"Roger—you're—breaking me," she cried, gasping for her breath in his arms, yet without giving up the clasp of her own arms about his neck in the least; and at that he sensed the brutality of his strength, and held her off a little, looking into her face.

Pride and happiness and the courage in his heart would have slunk away could he have seen himself then, as Father John saw him, coming from the edge of the bush, and as Nada saw him, held there at the end of his arms. Since the day he had come with Peter to Cragg's Ridge the blade of a razor had not touched his face, and his beard was like a brush, and with it his hair unkempt and straggling; and his eyes were red from sleeplessness and the haunting of that grim despair which had dogged his footsteps.

But these things Nada did not see. Or, if she did, there must have been something beautiful about them for her. For it was not a little girl, but a woman who was standing there before Jolly Roger now—Nada grown older, very much older it seemed to McKay, and taller, with her hair no longer rioting free about her, but gathered up in a wonderful way on the crown of her head. This change McKay discovered as she stood there, and it swept upon him all in a moment, and with it the prick of something swift and terrorizing inside him. She was not the little girl of Cragg's Ridge. She was a woman. In a year had come this miracle of change, and it frightened him, for such a creature as this that stood before him now Jed Hawkins would never have dared to curse or beat, and he—Roger McKay—was afraid to gather her back into his arms again.

And then, even as his fingers slowly drew themselves away from her shoulders, he saw that which had not changed—the wonder-light in her eyes, the soul that lay as open to him now as on that other day in Indian Tom's cabin, when Mrs. Captain Kidd had bustled and squeaked on the pantry shelf, and Peter had watched them as he lay with his broken leg in the going down of the sun. And as he hesitated it was Nada herself who came into his arms, and laid her head on his breast, and trembled and laughed and cried there, while Father John came up and patted her shoulder, and smiled happily at McKay, and then went on to the cabin in the clearing. For a time after that Jolly Roger crushed his face in Nada's hair, and neither said a word, but there was a strange throbbing of their hearts together, and after a little Nada reached up a hand to his cheek, and stroked it tenderly, bristly beard and all.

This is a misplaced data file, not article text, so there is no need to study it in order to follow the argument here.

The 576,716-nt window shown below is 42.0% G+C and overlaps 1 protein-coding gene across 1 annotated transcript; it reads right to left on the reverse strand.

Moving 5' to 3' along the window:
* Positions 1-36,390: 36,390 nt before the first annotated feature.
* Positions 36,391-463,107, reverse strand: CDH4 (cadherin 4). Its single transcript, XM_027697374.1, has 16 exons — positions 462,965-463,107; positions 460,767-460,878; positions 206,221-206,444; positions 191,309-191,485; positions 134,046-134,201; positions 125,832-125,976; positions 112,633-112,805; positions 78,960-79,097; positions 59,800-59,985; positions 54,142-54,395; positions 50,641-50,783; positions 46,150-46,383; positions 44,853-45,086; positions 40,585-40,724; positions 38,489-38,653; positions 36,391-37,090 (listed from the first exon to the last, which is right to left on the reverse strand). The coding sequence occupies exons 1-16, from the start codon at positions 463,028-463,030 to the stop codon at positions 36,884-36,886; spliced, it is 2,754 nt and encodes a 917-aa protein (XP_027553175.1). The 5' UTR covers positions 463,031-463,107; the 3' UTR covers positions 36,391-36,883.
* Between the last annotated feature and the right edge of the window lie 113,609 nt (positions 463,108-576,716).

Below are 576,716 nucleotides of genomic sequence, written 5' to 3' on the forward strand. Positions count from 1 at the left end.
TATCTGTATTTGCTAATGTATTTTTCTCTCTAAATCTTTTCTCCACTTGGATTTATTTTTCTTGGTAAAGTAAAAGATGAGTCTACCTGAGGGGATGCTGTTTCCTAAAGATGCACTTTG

"I'll never let you run away from me again—Mister—Jolly Roger," she said, and it was the little Nada of Cragg's Ridge who whispered the words, half sobbing; but in the voice there was also something very definite and very sure, and McKay felt the glorious thrill of it as he raised his face from her hair, and saw once more the sun-filled world about him.